Today being the 4th of July represents just over six months of action in the sweet science this year and even to the most critical among us in boxing, it’s being a decent year so far it has to be said.
July is a month traditionally slow for big fights and big news on the boxing calendar, but such is the excellent place boxing is in at the moment, there’s the likes of Leo Santa Cruz vs Carl Frampton to look forward to later this month, as well as July also featuring light-heavyweight knockout artist Sergey Kovalev returning to action against Issac Chilemba and not forgetting WBC heavyweight champion Deontay Wilder’s upcoming defence against Chris Arreola.
You’ve also got Shingo Wake and Jonahan Guzman contesting the vacant IBF super-bantamweight title along with world champions Terry Flanagan, Guillermo Rigondeaux, Adonis Stevenson and Terence Crawford all in action this month.
Hopefully this month we will also find out if Gennady Golovkin will land a fight against Chris Eubank Jr in the UK. The talk at the moment appears to be pointing in that direction for the most part at least.
Yeah, July is going to be a scorcher of a summer month for boxing. But before we get into that, lets take a quick look back at what some of 2016 has brought the sport of boxing so far.
Despite all the recent political talk surrounding ‘Brexit’, British boxing continues to march on and leads the way as boxing’s premier market globally at the moment.
As of the 4th of July, the list of world champions from Britain is now at a remarkable 13 in it’s entirety, which was 14 up until very recently when Carl Frampton vacated his 122lbs belts to move up to featherweight to fight Santa Cruz this month.
An incredible statistic indicitve of the wave of UK boxing success that is comprised currently at the half way point in 2016 of the following men:
- Tyson Fury (WBO and WBA super heavyweight champion)
- Anthony Joshua (IBF Heavyweight champion)
- Tony Bellew (WBC cruiserweight champion)
- James DeGale (IBF super-middleweight champion)
- Billy Joe Saunders (WBO middleweight champion)
- Liam Smith (WBO super-welterweight champion)
- Kell Brook (IBF welterweight champion)
- Ricky Burns (WBA regular junior-welterweight champion)
- Anthony Crolla (WBA regular lightweight champion)
- Terry Flanagan (WBO lightweight champion)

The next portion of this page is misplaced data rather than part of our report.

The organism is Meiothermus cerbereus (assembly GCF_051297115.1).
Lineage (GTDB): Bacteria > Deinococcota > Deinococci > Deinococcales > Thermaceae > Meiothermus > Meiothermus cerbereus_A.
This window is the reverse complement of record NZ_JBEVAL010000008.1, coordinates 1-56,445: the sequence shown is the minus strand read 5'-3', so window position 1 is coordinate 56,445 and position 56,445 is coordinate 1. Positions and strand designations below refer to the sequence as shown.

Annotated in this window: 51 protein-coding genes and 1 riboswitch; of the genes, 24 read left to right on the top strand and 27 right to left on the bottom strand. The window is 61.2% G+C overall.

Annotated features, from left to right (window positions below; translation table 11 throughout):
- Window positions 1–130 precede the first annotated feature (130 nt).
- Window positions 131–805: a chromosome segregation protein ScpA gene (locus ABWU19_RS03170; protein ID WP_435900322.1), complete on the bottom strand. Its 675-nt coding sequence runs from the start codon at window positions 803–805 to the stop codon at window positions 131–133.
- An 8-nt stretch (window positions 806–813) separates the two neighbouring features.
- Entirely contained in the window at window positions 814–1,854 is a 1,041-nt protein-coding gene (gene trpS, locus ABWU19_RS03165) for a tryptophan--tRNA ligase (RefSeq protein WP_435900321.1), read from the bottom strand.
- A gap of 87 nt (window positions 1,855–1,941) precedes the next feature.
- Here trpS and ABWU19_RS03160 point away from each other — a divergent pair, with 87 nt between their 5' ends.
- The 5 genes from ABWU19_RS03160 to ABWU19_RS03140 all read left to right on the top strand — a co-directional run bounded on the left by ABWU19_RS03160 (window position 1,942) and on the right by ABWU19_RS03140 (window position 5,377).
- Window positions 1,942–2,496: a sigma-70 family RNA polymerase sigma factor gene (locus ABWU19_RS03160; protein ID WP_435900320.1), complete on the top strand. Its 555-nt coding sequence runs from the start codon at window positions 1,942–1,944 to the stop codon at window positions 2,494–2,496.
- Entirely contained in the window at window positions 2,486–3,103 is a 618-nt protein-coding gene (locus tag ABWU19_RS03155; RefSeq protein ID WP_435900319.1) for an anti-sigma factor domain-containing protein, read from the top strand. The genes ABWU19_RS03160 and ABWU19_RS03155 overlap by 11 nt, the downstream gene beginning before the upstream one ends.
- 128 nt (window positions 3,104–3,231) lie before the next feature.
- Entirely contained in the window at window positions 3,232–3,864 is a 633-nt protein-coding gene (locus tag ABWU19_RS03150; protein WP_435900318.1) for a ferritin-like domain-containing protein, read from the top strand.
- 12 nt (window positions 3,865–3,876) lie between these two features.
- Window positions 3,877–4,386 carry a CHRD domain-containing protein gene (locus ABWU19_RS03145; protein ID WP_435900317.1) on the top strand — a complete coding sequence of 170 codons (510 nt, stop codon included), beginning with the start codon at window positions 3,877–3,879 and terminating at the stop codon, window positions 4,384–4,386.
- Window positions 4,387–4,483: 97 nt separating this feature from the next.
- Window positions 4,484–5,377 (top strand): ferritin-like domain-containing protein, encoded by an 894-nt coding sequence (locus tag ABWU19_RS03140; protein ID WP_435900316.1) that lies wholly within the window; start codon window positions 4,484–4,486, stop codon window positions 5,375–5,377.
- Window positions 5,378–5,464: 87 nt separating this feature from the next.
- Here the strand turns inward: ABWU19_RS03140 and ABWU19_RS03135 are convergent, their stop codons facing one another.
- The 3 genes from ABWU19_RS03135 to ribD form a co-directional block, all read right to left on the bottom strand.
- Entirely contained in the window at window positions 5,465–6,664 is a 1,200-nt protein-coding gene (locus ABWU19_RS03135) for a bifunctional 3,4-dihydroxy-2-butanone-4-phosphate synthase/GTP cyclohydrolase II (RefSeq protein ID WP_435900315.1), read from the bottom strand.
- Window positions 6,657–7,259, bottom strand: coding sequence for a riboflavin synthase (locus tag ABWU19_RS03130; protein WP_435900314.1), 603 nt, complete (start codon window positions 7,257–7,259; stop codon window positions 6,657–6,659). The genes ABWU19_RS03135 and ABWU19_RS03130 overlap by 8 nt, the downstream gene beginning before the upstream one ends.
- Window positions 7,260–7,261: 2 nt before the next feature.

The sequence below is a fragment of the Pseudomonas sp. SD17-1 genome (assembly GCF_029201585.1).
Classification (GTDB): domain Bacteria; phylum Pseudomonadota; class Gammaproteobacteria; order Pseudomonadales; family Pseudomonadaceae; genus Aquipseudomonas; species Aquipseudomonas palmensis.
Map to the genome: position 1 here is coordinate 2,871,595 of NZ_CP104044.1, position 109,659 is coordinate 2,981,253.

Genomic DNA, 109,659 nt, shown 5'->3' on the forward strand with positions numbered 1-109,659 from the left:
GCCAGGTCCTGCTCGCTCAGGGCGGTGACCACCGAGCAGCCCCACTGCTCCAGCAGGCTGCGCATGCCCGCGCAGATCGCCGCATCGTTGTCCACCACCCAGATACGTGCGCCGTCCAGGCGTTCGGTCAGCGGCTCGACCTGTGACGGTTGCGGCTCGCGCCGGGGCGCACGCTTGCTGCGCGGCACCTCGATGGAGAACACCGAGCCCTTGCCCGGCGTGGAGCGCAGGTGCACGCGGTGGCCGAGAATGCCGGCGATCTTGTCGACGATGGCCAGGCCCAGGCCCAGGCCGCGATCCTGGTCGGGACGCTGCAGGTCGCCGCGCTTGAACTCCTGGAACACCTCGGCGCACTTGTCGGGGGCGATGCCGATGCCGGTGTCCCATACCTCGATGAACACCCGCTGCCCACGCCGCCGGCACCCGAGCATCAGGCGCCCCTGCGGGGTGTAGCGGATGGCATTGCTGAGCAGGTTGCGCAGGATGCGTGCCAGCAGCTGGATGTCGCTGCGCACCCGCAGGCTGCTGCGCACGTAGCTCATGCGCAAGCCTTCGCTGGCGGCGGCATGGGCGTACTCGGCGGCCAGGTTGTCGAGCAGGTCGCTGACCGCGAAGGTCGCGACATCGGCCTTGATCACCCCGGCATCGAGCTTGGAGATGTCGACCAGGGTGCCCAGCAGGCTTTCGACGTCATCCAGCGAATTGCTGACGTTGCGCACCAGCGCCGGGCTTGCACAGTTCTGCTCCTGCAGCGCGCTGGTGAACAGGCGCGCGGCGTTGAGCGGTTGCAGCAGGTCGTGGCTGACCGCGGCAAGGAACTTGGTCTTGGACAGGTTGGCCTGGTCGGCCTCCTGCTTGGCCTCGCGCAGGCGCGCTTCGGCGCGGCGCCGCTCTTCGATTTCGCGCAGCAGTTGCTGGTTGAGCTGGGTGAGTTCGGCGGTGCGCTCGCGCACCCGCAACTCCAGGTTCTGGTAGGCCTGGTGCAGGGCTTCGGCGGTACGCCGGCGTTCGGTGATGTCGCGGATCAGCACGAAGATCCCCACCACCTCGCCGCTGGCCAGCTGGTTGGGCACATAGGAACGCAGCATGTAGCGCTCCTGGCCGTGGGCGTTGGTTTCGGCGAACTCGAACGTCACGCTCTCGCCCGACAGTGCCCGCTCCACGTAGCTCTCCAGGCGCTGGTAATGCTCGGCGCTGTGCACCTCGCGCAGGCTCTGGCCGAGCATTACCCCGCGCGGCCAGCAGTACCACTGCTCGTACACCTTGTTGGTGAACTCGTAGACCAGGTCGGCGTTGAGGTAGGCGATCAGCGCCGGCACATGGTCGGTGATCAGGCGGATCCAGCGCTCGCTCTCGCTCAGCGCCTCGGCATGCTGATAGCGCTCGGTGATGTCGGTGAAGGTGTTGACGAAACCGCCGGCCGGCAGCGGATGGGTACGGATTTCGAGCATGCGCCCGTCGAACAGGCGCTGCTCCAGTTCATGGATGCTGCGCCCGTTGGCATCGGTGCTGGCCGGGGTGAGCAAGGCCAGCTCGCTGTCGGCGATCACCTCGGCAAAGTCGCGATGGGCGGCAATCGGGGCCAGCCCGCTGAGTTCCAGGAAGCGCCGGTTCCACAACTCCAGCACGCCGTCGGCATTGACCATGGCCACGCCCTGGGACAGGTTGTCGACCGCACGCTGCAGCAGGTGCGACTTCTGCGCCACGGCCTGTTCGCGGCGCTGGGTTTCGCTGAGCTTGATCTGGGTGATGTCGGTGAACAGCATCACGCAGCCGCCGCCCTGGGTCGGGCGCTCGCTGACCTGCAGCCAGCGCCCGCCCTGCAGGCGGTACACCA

- Lee Selby (IBF featherweight champion)
- Lee Haskins (IBF bantamweight champion)
- Jamie McDonnell (WBA regular bantamweight champion)
The heavyweight landscape continues to evolve since last year’s shake up that started when Tyson Fury dethroned Wladimir Klitschko in November 2015.
Anthony Joshua has become IBF heavyweight champion after defeating American Charles Martin and made his first defence of the belt against another American recently in Dominic Breazeale.
(Anthony Joshua continues to progress – hat tip to Showtime YouTube):
Tyson Fury has had a run of bad luck with an injury to his ankle that has seen his rematch with Wladimir Klitschko that was due to happen this month, put back to a later date in 2016 which has yet to be officially confirmed.
WBC champion Deontay Wilder has also had a bit of misfortune after his proposed fight with Russian Alexander Povetkin fell through after alleged issues that have now given rise to a lawsuit.
However, Wilder will look to get back to action in the ring soon against American Chris Arreola and hope to put these troubles behind him for the time being.
The likes of Englishman David Haye and New Zealand’s Joseph Parker have rocketed up the IBF heavyweight rankings through wins in 2016, with Parker now number one contender to fight for Anthony Joshua’s belt.
Undefeated Cuban heavyweight Luis Ortiz has had one win so far in 2016 over Tony Thompson, but will look to build on this in his next fight in September against Alexander Ustinov for the WBA interim heavyweight title.
All in all, the heavyweight division is starting to look genuinely exciting once again.
American Boxing Starting To Slowly Turn Again
As it’s the 4th of July (happy Independence Day to our American readers) today I thought it would be appropriate to bring up what is now probably the number two market in the world for boxing, in America, but make no mistake, the Americans are not down and out just yet.
Although British boxing has become the world’s premier spot for boxing at the moment, the US boxing market showed it’s teeth again recently when Keith Thurman and Shawn Porter threw down in a highly entertaining battle that saw massive ratings on TV in the US – the biggest in America for boxing of the year so far.
(Highlights via the PBC YouTube channel):
There had been cause for concern earlier in the year regarding the Premier Boxing Champions venture headed by Al Haymon being in trouble, but with recent reports suggesting that Haymon has put behind him some of his fallings out with other promoters in the US, you might see more quality fights get made in the second half of 2016 with promoters working together more.
I say that optimistically, of course.
Furthermore, it was great to see former Golden Boy Promotions CEO Richard Schaefer return to the sport of boxing recently as a new player on the promotional circuit in American boxing.
A man with a considerable track record in making big fights in boxing in the past. This bodes well for US professional boxing and indeed world boxing to have him back.
Lastly but certainly not least, perhaps the biggest piece of news and indeed shock to the world of boxing so far in 2016 came when the great Muhammad Ali passed away.
It was news that transcended the sport of boxing that was globally significant, such was the gravity and impact of the loss to humanity of this special human being.
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